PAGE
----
Mimar Sinan, Süleymaniye Mosque, Istanbul

Mimar Sinan, Süleymaniye Mosque, completed 1558, Istanbul, Turkey


[0:00] [music]

Dr. Steven Zucker: [0:04] We’re in Istanbul at the enormous complex, Süleymaniye, in the mosque.

Dr. Elizabeth Macaulay-Lewis: [0:10] This was the mosque in the complex of Suleiman the Magnificent, Suleiman the Lawgiver, as he is known. He ruled for most of the first part of the 16th century.

Dr. Zucker: [0:20] This is, in terms of European history, the time when Francois I was ruling. This is the time of Charles V, the time of enormously powerful rulers.

Dr. Macaulay-Lewis: [0:31] Suleiman certainly was in that vein, and this building which was built 36 years into his reign is a testament to that greatness and the greatness of the Ottoman Empire.

Dr. Zucker: [0:40] This is interesting, because so many sultans built their major mosques early in their careers, and he was well into his reign, really knew what he was doing and had had tremendous military success.

Dr. Macaulay-Lewis: [0:53] This was a time to build something that would be his legacy.

Dr. Zucker: [0:55] There is a grandeur here, and there’s a sense of sureness.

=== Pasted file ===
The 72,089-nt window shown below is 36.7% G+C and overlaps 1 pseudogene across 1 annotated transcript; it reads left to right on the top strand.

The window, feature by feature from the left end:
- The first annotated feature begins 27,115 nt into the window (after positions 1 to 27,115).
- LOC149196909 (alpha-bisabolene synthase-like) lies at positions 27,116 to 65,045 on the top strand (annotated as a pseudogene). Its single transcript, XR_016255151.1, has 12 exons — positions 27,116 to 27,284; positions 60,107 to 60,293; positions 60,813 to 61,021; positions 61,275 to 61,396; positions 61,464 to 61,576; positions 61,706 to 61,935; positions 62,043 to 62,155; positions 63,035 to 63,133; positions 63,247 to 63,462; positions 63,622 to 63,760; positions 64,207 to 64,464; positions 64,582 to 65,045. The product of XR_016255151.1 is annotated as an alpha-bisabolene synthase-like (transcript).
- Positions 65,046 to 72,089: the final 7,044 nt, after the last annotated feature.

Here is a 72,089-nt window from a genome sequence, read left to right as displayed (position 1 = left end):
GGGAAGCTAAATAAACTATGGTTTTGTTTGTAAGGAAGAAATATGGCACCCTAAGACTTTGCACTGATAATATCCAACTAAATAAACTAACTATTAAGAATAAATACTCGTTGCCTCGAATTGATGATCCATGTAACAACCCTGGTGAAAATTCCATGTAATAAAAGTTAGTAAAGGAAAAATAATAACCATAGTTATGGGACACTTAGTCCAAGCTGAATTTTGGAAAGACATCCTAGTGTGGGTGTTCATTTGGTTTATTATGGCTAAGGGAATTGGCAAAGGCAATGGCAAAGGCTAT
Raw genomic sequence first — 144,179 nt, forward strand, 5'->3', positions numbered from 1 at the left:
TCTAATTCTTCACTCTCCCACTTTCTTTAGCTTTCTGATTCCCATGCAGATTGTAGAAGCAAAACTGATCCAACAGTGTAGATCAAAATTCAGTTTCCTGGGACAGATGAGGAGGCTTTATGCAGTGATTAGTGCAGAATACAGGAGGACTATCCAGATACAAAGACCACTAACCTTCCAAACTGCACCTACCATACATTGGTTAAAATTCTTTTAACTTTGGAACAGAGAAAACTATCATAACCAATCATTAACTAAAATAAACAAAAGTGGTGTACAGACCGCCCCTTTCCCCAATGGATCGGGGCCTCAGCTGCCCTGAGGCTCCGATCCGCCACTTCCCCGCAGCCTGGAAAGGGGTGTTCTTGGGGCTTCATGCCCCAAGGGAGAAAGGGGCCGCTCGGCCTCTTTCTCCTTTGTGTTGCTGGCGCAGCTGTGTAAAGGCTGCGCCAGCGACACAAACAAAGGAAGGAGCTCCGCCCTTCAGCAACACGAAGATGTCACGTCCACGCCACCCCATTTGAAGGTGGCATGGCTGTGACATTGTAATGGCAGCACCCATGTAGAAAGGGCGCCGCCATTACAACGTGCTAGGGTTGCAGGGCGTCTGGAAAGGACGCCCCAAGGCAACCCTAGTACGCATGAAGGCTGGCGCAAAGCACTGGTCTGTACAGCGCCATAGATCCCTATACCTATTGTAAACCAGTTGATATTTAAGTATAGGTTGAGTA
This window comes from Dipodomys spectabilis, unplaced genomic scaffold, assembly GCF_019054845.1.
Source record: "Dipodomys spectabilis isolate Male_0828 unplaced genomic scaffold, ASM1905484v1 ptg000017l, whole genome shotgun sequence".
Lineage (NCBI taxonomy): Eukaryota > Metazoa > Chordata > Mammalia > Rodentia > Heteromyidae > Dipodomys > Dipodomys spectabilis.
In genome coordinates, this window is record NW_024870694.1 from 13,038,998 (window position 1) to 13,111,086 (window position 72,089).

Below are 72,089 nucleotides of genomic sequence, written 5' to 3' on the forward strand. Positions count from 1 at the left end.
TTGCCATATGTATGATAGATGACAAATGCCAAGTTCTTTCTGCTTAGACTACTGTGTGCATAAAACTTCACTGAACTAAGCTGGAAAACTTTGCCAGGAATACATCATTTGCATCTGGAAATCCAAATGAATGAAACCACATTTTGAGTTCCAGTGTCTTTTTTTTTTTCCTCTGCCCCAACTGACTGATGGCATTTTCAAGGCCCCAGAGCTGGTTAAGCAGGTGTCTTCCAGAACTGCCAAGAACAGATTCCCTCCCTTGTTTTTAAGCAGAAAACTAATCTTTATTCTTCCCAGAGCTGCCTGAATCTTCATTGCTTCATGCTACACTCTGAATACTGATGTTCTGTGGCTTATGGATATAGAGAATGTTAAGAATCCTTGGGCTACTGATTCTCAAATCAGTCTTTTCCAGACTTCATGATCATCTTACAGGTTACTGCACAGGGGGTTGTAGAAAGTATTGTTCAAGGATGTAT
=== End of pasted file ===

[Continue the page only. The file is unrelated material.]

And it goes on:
Dr. Macaulay-Lewis: [0:59] In really some ways we shouldn’t find that surprising, because it was designed and built by Sinan, Suleiman’s great architect. This is viewed as his crowning achievement, where Ottoman architecture reaches its peak.

Dr. Zucker: [1:11] Of course, the Ottoman Empire was of an enormous scale. It was an empire that ruled far to the east, south to Egypt, across North Africa and into the Balkans, well into Europe.

Dr. Macaulay-Lewis: [1:23] All of modern-day Iraq, Syria, basically the pilgrimage routes to Mecca. All of that was under control of the Ottomans. It’s a huge empire.

Dr. Zucker: [1:32] Sinan specced materials from all over the empire, and so this building functions as a kind of trophy of imperial grandeur.

Dr. Macaulay-Lewis: [1:39] You have granite columns. Granite comes from Egypt. You have…

Dr. Zucker: [1:42] Hold on. Those granite columns are enormous, and look, there isn’t a single cut. These are monoliths. They’re a single piece of stone. Can you imagine what it would have taken to just transport those? To get them upright?

Dr. Macaulay-Lewis: [1:54] Of course, one of the other things that’s so amazing about many of the stone columns, they are taken from across the empire, whether it’s Egypt or some are taken from Baalbek. That’s exactly what Justinian had done in building Hagia Sophia.

Dr. Zucker: [2:06] There’s no question that this building is an attempt to take that ancient building and to remake it, to better it, to show that Suleiman was superior even to Justinian.